A Medicaid program that provides limited benefits to some 150,000 low income South Carolinians will be renamed by the state Department of Health and Human Services.

Moving forward, Healthy Connections Checkup will become “Family Planning,” agency spokesman Peter Brooks confirmed.

The program will remain available to residents whose income falls below 194 percent of the federal poverty, which is about $23,000 a year for a single adult.

It includes free birth control and a free physical exam once every two years. Patients who qualify also may receive free screenings for diabetes, obesity, breast cancer, colorectal cancer, lung cancer, hepatitis C and mental illness.

Some health experts have criticized the program because it does not cover any follow-up care. If, for example, a patient covered by the program discovered she had cancer, the Medicaid agency would pay for her screening, but for none of the cancer treatment.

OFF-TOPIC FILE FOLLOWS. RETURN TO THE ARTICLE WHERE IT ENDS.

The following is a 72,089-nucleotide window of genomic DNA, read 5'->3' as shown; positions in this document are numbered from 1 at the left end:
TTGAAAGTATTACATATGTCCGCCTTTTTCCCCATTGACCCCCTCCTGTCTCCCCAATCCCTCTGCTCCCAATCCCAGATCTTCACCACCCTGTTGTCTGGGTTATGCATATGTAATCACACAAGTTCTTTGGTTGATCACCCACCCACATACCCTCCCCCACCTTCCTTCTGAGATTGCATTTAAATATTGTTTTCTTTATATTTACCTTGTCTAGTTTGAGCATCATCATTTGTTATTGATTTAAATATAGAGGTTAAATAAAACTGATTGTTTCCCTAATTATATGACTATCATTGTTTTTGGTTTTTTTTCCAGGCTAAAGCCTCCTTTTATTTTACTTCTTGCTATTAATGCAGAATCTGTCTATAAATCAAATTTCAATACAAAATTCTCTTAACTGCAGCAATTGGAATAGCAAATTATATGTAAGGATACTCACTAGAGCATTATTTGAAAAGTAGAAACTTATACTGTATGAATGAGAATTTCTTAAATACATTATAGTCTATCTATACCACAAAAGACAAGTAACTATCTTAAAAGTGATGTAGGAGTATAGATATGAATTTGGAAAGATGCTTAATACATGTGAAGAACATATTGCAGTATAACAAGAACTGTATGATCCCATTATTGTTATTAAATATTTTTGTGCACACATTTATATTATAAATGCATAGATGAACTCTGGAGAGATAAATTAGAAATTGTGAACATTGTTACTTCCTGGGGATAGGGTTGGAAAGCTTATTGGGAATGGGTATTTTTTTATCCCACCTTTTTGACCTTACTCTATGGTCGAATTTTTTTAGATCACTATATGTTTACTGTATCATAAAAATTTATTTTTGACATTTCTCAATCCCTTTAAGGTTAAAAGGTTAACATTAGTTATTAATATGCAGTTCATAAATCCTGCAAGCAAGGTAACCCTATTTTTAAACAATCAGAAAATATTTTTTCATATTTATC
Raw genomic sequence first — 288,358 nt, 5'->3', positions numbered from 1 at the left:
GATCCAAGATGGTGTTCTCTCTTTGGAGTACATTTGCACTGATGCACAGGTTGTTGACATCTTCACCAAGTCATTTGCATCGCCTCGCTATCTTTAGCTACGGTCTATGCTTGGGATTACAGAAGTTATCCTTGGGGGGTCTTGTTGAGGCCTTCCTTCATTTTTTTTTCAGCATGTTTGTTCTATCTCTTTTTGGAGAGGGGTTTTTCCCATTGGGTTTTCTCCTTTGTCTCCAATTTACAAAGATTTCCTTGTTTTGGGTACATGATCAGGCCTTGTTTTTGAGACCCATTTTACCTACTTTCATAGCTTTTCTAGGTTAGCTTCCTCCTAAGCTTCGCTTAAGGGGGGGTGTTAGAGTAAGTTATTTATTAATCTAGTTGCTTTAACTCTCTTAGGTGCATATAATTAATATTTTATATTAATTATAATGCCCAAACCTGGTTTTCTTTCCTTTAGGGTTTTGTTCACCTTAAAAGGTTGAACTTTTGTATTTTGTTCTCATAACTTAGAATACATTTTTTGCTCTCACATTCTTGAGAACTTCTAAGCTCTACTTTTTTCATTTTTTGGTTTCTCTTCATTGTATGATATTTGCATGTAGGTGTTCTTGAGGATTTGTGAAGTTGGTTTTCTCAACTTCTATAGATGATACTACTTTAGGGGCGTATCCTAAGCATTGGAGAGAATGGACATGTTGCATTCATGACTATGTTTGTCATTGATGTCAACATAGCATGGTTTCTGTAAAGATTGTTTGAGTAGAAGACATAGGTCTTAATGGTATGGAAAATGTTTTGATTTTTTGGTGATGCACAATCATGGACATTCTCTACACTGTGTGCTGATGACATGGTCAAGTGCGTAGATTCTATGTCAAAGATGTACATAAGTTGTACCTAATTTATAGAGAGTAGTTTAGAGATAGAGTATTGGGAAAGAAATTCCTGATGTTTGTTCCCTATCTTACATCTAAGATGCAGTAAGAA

Agency Director Christian Soura told The Post and Courier last year that he had reservations marketing the program because it was designed to identify potential health problems, but not actually treat them.

Brooks said the only thing changing about the program is its name.

The Medical University of South Carolina received about $1.24 million to train nurses and enhance its primary care system.

The money was handed down by the federal Health Resources and Services Administration, according to July 20 press release that states more than $149 million was given to medical facilities across the nation.

Money given to MUSC will be used to train advanced practice nurses, provide “traineeships” to licensed registered nurses and increase the nursing faculty.

The money also will be used to help psychologists address the behavioral health needs of patients and integrate behavioral health into primary care.

Overall, South Carolina institutions received $2.25 million, including $394,824 for the University of South Carolina and $619,106 for Francis Marion University.

Derrek Asberry and Lauren Sausser